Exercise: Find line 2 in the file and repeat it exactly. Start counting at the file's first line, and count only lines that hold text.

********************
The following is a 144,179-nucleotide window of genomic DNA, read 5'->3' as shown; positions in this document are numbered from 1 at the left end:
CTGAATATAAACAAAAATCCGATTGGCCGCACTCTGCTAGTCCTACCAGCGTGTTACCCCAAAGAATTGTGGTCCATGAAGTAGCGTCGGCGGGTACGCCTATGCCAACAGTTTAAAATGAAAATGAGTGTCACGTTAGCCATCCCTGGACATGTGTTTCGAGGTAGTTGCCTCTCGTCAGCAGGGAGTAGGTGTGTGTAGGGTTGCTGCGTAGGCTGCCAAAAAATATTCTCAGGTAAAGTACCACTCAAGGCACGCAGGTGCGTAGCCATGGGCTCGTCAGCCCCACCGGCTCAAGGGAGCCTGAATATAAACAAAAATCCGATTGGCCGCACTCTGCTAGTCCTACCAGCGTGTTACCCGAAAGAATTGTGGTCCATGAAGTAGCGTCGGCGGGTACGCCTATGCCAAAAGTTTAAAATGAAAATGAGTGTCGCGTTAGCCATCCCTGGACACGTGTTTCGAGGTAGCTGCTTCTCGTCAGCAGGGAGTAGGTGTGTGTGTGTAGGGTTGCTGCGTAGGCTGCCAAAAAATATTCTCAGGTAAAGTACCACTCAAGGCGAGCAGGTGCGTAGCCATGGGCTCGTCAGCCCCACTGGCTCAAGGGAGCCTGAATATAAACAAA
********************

CTGAATATAAACAAAAATCCGATTGGCCGCACTCTGCTAGTCCTACCAGCGTGTTACCCCAAAGAATTGTGGTCCATGAAGTAGCGTCGGCGGGTACGCCTATGCCAACAGTTTAAAATGAAAATGAGTGTCACGTTAGCCATCCCTGGACATGTGTTTCGAGGTAGTTGCCTCTCGTCAGCAGGGAGTAGGTGTGTGTAGGGTTGCTGCGTAGGCTGCCAAAAAATATTCTCAGGTAAAGTACCACTCAAGGCACGCAGGTGCGTAGCCATGGGCTCGTCAGCCCCACCGGCTCAAGGGAGCCTGAATATAAACAAAAATCCGATTGGCCGCACTCTGCTAGTCCTACCAGCGTGTTACCCGAAAGAATTGTGGTCCATGAAGTAGCGTCGGCGGGTACGCCTATGCCAAAAGTTTAAAATGAAAATGAGTGTCGCGTTAGCCATCCCTGGACACGTGTTTCGAGGTAGCTGCTTCTCGTCAGCAGGGAGTAGGTGTGTGTGTGTAGGGTTGCTGCGTAGGCTGCCAAAAAATATTCTCAGGTAAAGTACCACTCAAGGCGAGCAGGTGCGTAGCCATGGGCTCGTCAGCCCCACTGGCTCAAGGGAGCCTGAATATAAACAAA